AuthorBuechner, H. K.
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RightsCopyright © International Foundation for Telemetering
Collection InformationProceedings from the International Telemetering Conference are made available by the International Foundation for Telemetering and the University of Arizona Libraries. Visit http://www.telemetry.org/index.php/contact-us if you have questions about items in this collection.
AbstractThe use of radiotelemetry for simultaneously monitoring physiological and environmental parameters, while an animal is being tracked in its natural ecosystem, provides new opportunities for increasing our knowledge about the larger land mammals by the acquisition of new information on their migratory movements, social behavior, bioenergetics, and physiological processes such as thermoregulation and water balance. The perfection of satellite tracking and monitoring systems specifically designed for wild animals, such as caribou and elephants, in remote areas of the Earth is feasible; and such systems hold considerable promise in providing access to information that has been exceptionally difficult to obtain in the past. Challenges in the development of practical radiotelemetry systems include: light-weight, long-lasting sources of power; developing systems that require little power; increasing the variety of implantable physiological sensors; improving the resolution of locations (to 100 m or less) for tracking an animal by satellite; improvement of antennas for greater efficiency in transmissions without interfering with the animal's activities; and interfacing implanted sensor-transmitters with long-range transmitters on the animal's surface. The perfection of systems for attachment of instrument packages to polar bears, elephants, and other wild animals is also demanding.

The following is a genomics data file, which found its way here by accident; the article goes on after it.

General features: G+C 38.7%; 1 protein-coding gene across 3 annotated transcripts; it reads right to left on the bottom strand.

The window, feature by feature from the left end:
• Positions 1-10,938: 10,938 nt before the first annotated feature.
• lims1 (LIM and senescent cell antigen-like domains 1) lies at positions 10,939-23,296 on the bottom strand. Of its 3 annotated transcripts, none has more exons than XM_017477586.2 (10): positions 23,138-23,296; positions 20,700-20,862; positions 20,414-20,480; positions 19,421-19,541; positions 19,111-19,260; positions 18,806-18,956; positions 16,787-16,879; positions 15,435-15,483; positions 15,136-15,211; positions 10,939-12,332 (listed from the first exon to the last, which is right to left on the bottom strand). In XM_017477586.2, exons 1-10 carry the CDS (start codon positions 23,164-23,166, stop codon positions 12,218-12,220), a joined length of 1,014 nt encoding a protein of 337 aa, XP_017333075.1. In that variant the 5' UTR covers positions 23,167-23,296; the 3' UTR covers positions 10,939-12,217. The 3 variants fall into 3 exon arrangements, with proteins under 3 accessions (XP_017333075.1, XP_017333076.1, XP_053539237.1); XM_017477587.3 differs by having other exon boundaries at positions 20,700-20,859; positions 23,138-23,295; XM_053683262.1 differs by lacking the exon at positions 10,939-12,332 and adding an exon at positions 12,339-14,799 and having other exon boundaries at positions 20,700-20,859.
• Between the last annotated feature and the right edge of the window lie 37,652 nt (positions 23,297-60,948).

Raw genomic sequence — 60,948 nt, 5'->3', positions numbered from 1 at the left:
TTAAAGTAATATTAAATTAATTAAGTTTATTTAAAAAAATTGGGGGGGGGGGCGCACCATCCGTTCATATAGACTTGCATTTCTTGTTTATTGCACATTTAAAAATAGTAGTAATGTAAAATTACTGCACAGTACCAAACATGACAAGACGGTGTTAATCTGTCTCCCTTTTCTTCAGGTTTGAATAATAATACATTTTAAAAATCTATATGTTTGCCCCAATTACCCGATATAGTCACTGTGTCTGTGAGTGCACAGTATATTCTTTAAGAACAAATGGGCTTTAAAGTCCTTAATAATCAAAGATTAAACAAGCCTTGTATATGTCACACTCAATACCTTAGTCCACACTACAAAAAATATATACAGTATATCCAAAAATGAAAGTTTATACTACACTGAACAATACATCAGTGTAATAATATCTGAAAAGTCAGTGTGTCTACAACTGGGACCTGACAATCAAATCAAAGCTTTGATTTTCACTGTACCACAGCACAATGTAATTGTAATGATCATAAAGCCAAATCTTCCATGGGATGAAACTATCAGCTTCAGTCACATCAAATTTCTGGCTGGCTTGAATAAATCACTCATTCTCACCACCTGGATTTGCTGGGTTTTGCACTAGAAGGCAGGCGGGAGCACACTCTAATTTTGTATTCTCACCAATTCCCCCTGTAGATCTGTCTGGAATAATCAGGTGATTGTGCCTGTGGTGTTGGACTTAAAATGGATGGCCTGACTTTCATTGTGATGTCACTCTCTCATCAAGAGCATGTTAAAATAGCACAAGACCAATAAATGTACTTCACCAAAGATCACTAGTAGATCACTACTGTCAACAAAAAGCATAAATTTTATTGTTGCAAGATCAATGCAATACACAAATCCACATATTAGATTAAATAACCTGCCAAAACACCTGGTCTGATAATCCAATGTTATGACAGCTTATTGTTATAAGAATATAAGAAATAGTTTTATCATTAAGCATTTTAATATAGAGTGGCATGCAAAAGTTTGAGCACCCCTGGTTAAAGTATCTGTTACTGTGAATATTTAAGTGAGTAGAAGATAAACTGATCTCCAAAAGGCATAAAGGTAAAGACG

SponsorsInternational Foundation for Telemetering